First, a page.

L.A. Affairs: That moment when your boyfriend is added to the ‘No Fly’ list

I could hear him being tackled — but I was already halfway down the escalator.
(J.T. Steiny / For The Times)

I’d heard that Tinder was just for hookups (no thanks), but after giving every other dating app a try with no luck, I gave in. Within an hour, I matched with 33 men, but one in particular stood out. We talked on the phone and met for lunch. We clicked immediately as he made me laugh, my favorite thing to do.

He was so much fun to be around that I didn’t want it to end. He drove us back to his place and we kissed on his couch — and only kissed — for hours. I fell asleep on his chest, and the next morning, he told me that he would’ve kissed me all night if I’d stayed awake.

The more time I spent with him — at the beach in Santa Monica, at a Q&A at the Directors Guild — the more I fell for him. I was thinking that he could be the one. He seemed perfect and instead of looking for red flags, I remained optimistic.

Are you a veteran of L.A.'s current dating scene? We want to publish your story

Then one day when I arrived to his house, he announced, “Look, I’m fostering a cat!” (Red flag?) He introduced me to his new four-legged housemate and it seemed weird that he, a single guy in his forties with no marriages or kids, all of a sudden had a foster cat. A few days later, he also announced, “I’m sad to let you go, but I need to explore dating my ex-girlfriend, and I’m ending it now so I don’t hurt you.” It wasn’t me, he insisted. He needed to see where this other relationship could go.


Just as I thought of a future with him, it was over. (That cat? He was taking care of it for his ex.)

I was in shock and my head couldn’t wrap around the fact that I didn’t do anything wrong. Maybe I didn’t do anything right? We stayed friends and within two months, he realized he had made a mistake. He broke up with his girlfriend and said, “She’s not a good person. I want a relationship with someone who’s available.”

I really felt like the backup plan, but I had started to fall in love with him (I think) and we were a good match. I decided to give us another chance. We made each other laugh and once again, I started dreaming of a future with him.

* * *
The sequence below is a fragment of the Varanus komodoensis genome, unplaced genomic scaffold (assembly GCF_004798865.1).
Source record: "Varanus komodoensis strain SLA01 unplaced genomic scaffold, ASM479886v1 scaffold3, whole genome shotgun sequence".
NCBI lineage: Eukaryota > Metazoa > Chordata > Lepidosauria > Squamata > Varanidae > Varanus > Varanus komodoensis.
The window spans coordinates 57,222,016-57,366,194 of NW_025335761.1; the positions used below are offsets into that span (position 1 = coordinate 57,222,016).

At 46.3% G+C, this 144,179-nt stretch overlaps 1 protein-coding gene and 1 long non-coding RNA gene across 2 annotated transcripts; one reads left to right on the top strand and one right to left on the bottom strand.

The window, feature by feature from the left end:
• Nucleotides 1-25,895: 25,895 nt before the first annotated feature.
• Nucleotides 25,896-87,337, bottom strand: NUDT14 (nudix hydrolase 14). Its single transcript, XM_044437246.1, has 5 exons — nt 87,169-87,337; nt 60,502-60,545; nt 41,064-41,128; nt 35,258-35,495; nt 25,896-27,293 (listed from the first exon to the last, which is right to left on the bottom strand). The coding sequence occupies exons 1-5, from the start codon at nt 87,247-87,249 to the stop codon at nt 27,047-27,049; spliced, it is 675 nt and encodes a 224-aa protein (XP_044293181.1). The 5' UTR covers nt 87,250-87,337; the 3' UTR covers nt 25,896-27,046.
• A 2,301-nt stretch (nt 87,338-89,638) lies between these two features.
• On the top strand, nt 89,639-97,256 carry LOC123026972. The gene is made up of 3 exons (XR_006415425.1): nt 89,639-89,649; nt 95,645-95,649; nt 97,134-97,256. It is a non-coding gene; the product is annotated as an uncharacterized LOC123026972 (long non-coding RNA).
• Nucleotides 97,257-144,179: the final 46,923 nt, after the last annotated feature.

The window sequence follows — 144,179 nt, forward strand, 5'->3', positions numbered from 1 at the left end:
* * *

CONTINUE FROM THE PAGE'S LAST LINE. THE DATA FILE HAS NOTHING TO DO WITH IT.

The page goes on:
More L.A. Affairs columns

We dated for another month before going on a trip together to Puerto Vallarta, Mexico. The vacation was amazing but when we got on the plane to come home, he began acting bizarrely. To start with, he picked a fight with the flight attendants. The WiFi wasn’t working, and he insisted that one reset it. It escalated. At one point, he said she was being rude and he demanded to be treated with respect.

I begged him to stop, but he just kept hitting his call button. He even yelled, “WiFi,” at one point. When the poor flight attendants were at our seats, I mouthed the words, “I’m so sorry,” as he scolded them. During the flight, he went up to the front of the plane. I have no idea what went down up there as I was hiding in my seat.

When we landed at LAX, he took off his hat and tried to distance himself from me, like he was trying to throw off the authorities. Once off the plane, uniformed officers approached. He told me to keep walking, even as they yelled at him to stop. He ignored them and I could hear him being tackled — but I was already halfway down the escalator. I didn’t turn back.

That’s a scary moment when you know your boyfriend is being added to the No Fly List.

He was arrested but later would end up blaming me for the entire ordeal, saying he was stressed from our trip. He claimed he didn’t know who the cops were ordering to halt and that there was no reason why he should have stopped for them. (It was obvious to me.) He felt he did nothing wrong and was only demanding the respect he deserves. (Ironically, he didn’t seem to respect the flight attendants, the cops or me.)

I thought back over the trip and realized there were a few things that I had overlooked. He argued with the car rental agent because they ran out of cars, and the agent threatened to call the police. He was rude to the Airbnb host and looked for all the problems with the rental instead of all the amazing features — just so he could dispute the charges.

He later wrote me an email telling me that I had abandoned him three times: at the airport, when I kept walking like he told me to; a few days later when I refused to take him to the ER (he claimed he had been injured during his scuffle with the cops); and when I walked to the nearest emergency exit and evacuated the relationship permanently.

I kept wondering about what happened. What went wrong? Why had he acted like that?

Did he purposely sabotage a future with me because he was so afraid of commitment?

I don’t know. But I knew I had to distance myself from him. I couldn’t trust him. I mean, who lies about a cat?

It’s hard breaking up with someone you love, but no matter how much you love them, sometimes you just have to love yourself more.

The author lives in Valley Village and wrote the book “Traveling Daisy,” about her journey with cancer. Her website is

L.A. Affairs chronicles love and the dating scene in and around Los Angeles. If you have comments or a true story to tell, email us at

To read this article in Spanish, click here


I’m black. He’s white. Here’s what happened

I went on a bunch of blind dates with total losers

I was sleeping alone in a stranger’s bed — and falling for him